What most people don’t know is that sudoku is not a mathematical game. It requires absolutely no arithmetic skills, but it does require logical reasoning. As you learn to arrange the numbers correctly, your logical thinking skills improve. But don’t you sometimes wish you could try out a slightly different variation compared to the standard one? Introducing diagonal Sudoku.
Do not worry because as sudoku becomes more popular each day, more variations arise to make the game more unique and fascinating. And one of the earliest variations that exist is a puzzle without a lot of changes to the rules of standard sudoku. It’s called diagonal sudoku. Even though a diagonal sudoku puzzle may seem tougher, the extra constraint can make it easier to figure out the numbers. Keep reading for everything you need to know about diagonal sudoku, from the basic rules to the best ways to solve them!
Is there a diagonal rule in sudoku?
One of the reasons so many people love diagonal sudoku is because of the simplicity of its rules:
- Each column has to contain the numbers 1 through 9 exactly once each without repeating
- Each row has to contain the numbers 1 through 9 exactly once each without repeating
- Each 3×3 region has to contain the numbers 1 through 9 exactly once each without repeating
- The two 9-cell diagonals must contain all the numbers 1 through 9 exactly once each without repeating.
Yes, the rules are simple but solving them is a different topic. The additional constraint of the fourth rule means that you potentially have more information to work with when trying to figure out which digit goes into one of the cells along either of the long diagonals. Diagonal sudoku puzzles usually have lines drawn through the diagonals to remind you of this rule. Now, let’s proceed with solving diagonal sudoku.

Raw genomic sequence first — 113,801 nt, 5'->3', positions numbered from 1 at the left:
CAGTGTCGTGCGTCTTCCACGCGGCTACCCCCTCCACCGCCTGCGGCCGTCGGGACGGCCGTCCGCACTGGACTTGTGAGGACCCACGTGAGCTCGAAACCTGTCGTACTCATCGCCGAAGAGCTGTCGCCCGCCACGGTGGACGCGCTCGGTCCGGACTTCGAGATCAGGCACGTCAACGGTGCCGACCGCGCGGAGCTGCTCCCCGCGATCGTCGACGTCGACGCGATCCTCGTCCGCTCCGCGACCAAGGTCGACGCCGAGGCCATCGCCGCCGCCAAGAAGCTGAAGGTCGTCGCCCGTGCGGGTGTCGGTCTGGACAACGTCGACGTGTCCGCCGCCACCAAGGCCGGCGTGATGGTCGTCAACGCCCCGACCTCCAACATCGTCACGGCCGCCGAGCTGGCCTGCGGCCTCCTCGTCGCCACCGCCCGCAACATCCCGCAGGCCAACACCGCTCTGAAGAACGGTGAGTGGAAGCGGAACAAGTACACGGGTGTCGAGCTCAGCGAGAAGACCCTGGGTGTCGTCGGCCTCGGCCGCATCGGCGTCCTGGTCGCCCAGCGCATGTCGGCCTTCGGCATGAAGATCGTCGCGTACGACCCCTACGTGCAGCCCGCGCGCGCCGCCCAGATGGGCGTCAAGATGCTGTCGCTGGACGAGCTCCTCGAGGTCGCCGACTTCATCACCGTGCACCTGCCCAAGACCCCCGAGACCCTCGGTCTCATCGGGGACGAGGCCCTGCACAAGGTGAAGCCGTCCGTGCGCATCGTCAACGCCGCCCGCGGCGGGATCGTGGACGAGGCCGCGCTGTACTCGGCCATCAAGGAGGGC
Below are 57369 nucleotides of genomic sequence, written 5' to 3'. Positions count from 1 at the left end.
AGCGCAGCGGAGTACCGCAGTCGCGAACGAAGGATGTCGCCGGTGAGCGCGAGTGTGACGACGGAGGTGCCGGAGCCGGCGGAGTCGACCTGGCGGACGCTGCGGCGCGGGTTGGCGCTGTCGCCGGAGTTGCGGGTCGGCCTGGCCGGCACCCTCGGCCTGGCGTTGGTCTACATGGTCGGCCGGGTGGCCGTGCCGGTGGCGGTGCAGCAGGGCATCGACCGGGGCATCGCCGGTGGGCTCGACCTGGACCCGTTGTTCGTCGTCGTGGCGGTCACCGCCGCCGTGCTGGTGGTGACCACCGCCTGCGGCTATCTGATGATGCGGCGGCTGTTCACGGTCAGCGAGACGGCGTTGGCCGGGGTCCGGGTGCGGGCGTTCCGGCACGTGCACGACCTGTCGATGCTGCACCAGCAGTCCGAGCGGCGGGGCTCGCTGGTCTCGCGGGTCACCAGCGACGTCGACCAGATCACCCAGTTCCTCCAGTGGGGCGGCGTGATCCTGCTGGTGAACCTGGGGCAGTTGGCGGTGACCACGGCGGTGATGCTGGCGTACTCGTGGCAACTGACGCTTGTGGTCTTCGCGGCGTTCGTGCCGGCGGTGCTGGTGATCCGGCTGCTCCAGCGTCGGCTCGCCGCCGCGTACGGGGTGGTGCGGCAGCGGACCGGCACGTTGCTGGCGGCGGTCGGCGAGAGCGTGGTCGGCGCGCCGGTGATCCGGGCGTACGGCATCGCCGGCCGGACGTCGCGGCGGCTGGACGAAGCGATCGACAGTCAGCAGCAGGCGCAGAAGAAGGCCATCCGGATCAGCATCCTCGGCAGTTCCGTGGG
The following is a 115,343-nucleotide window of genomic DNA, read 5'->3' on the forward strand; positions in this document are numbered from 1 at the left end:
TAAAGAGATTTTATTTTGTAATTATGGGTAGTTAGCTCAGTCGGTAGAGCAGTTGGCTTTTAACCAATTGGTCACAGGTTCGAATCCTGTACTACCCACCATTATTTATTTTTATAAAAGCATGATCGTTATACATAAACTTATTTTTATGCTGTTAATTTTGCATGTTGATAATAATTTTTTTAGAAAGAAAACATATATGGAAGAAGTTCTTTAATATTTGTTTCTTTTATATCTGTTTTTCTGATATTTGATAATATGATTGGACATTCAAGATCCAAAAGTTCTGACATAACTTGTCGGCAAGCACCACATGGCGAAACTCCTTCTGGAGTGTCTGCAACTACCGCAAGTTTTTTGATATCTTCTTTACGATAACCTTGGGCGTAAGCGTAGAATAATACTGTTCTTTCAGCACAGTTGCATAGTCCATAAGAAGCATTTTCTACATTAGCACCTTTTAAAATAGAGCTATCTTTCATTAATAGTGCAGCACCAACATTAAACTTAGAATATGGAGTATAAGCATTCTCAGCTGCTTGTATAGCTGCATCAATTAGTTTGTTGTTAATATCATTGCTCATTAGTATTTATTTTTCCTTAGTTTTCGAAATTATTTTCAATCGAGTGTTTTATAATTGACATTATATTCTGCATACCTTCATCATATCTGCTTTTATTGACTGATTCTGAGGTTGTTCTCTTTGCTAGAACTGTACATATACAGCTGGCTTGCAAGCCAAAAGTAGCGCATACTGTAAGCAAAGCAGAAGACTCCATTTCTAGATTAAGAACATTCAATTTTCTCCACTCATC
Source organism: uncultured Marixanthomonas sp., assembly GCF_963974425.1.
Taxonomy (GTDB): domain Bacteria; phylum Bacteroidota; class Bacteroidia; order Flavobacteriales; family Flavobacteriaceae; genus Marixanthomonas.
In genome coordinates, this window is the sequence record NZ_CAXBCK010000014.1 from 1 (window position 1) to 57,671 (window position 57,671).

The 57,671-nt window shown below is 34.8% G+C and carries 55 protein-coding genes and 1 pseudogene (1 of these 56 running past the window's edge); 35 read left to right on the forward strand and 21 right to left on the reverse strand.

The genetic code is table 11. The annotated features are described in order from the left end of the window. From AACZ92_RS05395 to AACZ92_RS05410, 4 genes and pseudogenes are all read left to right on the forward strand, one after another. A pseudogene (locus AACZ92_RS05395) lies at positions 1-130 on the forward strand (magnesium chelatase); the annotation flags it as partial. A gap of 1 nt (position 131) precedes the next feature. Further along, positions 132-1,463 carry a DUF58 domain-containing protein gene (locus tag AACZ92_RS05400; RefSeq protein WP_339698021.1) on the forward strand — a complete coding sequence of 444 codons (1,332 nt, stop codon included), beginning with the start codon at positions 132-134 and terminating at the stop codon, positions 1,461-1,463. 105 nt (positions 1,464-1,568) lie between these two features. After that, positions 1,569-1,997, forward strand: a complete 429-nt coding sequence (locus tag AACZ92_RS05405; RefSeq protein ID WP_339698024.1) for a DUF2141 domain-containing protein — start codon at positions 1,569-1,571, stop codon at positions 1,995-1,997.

First, solve the puzzle like a regular sudoku using the rules #1 through #3 as mentioned above. Use the tips and techniques you have learned in solving standard sudoku and try solving it as much as you can.
(Puzzle after using the standard rules of standard sudoku)
If you are stuck and you’ve exhausted all your techniques in solving the puzzle using the rules of standard sudoku like in the picture above, it is now time for you to use the additional constraint set by the diagonal rule.
Look at those that are highlighted in green. In region 3 of the puzzle, the only missing numbers are 2, 3, and 9. Looking at the diagonal, you can see that 2 and 9 are already given. Therefore, by using the fourth rule that says the numbers 1-9 will appear exactly once in the diagonal line, 3 is the missing number in Row 1 Column 9 (R1C9) cell.
Now focus on numbers and lines highlighted in blue. In region 6, number 8 is only possible in R7C2. Why? Because if you look at that diagonal line, there is already number 8, therefore 8 cannot be placed in R8C2. It is also not applicable in R8C3 because 8 is already given in row 3. So, weare only left with 8 to be placed in R7C2.
Another clue using the diagonal rule, look at the numbers and lines highlighted in pink. Focusing on the diagonal line slanted up to the right (/), we know that numbers 1-9 will appear exactly once in that diagonal line. Then let’s examine number 5. Number 5 cannot be in R7C2 because 5 is already present in that region. It is also not applicable in R6C4 because 5 is already given in row 6 and also not in R5C5 because 5 is already given in row 5. Which only leaves us number 5 to be placed in R4C6.
Try using the combined rules of the standard sudoku and the diagonal rule as explained above to finish this puzzle. I assure you that you can easily solve this diagonal sudoku puzzle in no time. Good luck!